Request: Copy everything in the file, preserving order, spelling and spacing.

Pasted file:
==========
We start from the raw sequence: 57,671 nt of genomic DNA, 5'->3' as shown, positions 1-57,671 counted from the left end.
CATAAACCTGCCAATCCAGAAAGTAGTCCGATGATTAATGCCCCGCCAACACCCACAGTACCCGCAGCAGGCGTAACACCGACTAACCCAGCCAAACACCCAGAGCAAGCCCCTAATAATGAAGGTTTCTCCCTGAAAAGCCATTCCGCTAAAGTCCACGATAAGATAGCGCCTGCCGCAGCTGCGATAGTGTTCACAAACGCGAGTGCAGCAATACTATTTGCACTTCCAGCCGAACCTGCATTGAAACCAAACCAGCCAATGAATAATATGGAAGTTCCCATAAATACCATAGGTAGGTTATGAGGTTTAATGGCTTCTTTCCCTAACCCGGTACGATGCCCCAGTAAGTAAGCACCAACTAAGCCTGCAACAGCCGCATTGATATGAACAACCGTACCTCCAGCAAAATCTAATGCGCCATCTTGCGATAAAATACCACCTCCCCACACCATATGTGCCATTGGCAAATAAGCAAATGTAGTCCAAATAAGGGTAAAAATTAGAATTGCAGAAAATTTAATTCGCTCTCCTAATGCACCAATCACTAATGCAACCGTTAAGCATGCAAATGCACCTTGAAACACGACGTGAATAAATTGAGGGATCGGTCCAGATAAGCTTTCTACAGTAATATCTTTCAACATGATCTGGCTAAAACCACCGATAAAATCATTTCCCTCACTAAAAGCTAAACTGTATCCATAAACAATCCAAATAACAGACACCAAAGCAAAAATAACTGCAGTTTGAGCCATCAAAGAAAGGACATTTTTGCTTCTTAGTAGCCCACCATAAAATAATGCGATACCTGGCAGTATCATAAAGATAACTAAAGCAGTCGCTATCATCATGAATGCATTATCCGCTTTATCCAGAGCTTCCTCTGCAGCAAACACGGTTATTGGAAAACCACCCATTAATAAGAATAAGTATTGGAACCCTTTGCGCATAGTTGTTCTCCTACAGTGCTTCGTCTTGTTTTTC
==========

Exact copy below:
We start from the raw sequence: 57,671 nt of genomic DNA, 5'->3' as shown, positions 1-57,671 counted from the left end.
CATAAACCTGCCAATCCAGAAAGTAGTCCGATGATTAATGCCCCGCCAACACCCACAGTACCCGCAGCAGGCGTAACACCGACTAACCCAGCCAAACACCCAGAGCAAGCCCCTAATAATGAAGGTTTCTCCCTGAAAAGCCATTCCGCTAAAGTCCACGATAAGATAGCGCCTGCCGCAGCTGCGATAGTGTTCACAAACGCGAGTGCAGCAATACTATTTGCACTTCCAGCCGAACCTGCATTGAAACCAAACCAGCCAATGAATAATATGGAAGTTCCCATAAATACCATAGGTAGGTTATGAGGTTTAATGGCTTCTTTCCCTAACCCGGTACGATGCCCCAGTAAGTAAGCACCAACTAAGCCTGCAACAGCCGCATTGATATGAACAACCGTACCTCCAGCAAAATCTAATGCGCCATCTTGCGATAAAATACCACCTCCCCACACCATATGTGCCATTGGCAAATAAGCAAATGTAGTCCAAATAAGGGTAAAAATTAGAATTGCAGAAAATTTAATTCGCTCTCCTAATGCACCAATCACTAATGCAACCGTTAAGCATGCAAATGCACCTTGAAACACGACGTGAATAAATTGAGGGATCGGTCCAGATAAGCTTTCTACAGTAATATCTTTCAACATGATCTGGCTAAAACCACCGATAAAATCATTTCCCTCACTAAAAGCTAAACTGTATCCATAAACAATCCAAATAACAGACACCAAAGCAAAAATAACTGCAGTTTGAGCCATCAAAGAAAGGACATTTTTGCTTCTTAGTAGCCCACCATAAAATAATGCGATACCTGGCAGTATCATAAAGATAACTAAAGCAGTCGCTATCATCATGAATGCATTATCCGCTTTATCCAGAGCTTCCTCTGCAGCAAACACGGTTATTGGAAAACCACCCATTAATAAGAATAAGTATTGGAACCCTTTGCGCATAGTTGTTCTCCTACAGTGCTTCGTCTTGTTTTTC